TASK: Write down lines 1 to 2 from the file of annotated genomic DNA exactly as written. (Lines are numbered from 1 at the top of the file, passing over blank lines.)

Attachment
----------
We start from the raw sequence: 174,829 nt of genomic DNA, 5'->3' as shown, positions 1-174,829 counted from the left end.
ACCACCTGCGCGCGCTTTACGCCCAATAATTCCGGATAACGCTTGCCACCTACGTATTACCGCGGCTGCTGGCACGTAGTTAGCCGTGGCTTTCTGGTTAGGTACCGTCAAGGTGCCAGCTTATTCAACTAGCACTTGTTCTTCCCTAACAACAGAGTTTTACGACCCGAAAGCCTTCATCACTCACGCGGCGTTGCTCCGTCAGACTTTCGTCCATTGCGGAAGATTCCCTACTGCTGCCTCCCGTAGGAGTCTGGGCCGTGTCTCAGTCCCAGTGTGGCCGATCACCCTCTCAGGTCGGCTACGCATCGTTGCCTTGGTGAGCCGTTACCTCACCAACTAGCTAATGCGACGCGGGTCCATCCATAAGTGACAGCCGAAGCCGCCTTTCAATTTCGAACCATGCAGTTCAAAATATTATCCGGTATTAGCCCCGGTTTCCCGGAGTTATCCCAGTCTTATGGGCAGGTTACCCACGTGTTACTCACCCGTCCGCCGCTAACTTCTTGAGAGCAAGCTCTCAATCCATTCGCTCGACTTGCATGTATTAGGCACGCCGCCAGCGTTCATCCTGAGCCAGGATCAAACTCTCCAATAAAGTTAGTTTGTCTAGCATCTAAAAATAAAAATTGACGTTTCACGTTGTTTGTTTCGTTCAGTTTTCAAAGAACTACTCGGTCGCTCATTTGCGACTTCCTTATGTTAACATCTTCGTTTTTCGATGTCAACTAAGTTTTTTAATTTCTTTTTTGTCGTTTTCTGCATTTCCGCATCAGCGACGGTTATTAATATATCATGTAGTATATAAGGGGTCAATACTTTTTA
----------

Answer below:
We start from the raw sequence: 174,829 nt of genomic DNA, 5'->3' as shown, positions 1-174,829 counted from the left end.
ACCACCTGCGCGCGCTTTACGCCCAATAATTCCGGATAACGCTTGCCACCTACGTATTACCGCGGCTGCTGGCACGTAGTTAGCCGTGGCTTTCTGGTTAGGTACCGTCAAGGTGCCAGCTTATTCAACTAGCACTTGTTCTTCCCTAACAACAGAGTTTTACGACCCGAAAGCCTTCATCACTCACGCGGCGTTGCTCCGTCAGACTTTCGTCCATTGCGGAAGATTCCCTACTGCTGCCTCCCGTAGGAGTCTGGGCCGTGTCTCAGTCCCAGTGTGGCCGATCACCCTCTCAGGTCGGCTACGCATCGTTGCCTTGGTGAGCCGTTACCTCACCAACTAGCTAATGCGACGCGGGTCCATCCATAAGTGACAGCCGAAGCCGCCTTTCAATTTCGAACCATGCAGTTCAAAATATTATCCGGTATTAGCCCCGGTTTCCCGGAGTTATCCCAGTCTTATGGGCAGGTTACCCACGTGTTACTCACCCGTCCGCCGCTAACTTCTTGAGAGCAAGCTCTCAATCCATTCGCTCGACTTGCATGTATTAGGCACGCCGCCAGCGTTCATCCTGAGCCAGGATCAAACTCTCCAATAAAGTTAGTTTGTCTAGCATCTAAAAATAAAAATTGACGTTTCACGTTGTTTGTTTCGTTCAGTTTTCAAAGAACTACTCGGTCGCTCATTTGCGACTTCCTTATGTTAACATCTTCGTTTTTCGATGTCAACTAAGTTTTTTAATTTCTTTTTTGTCGTTTTCTGCATTTCCGCATCAGCGACGGTTATTAATATATCATGTAGTATATAAGGGGTCAATACTTTTTA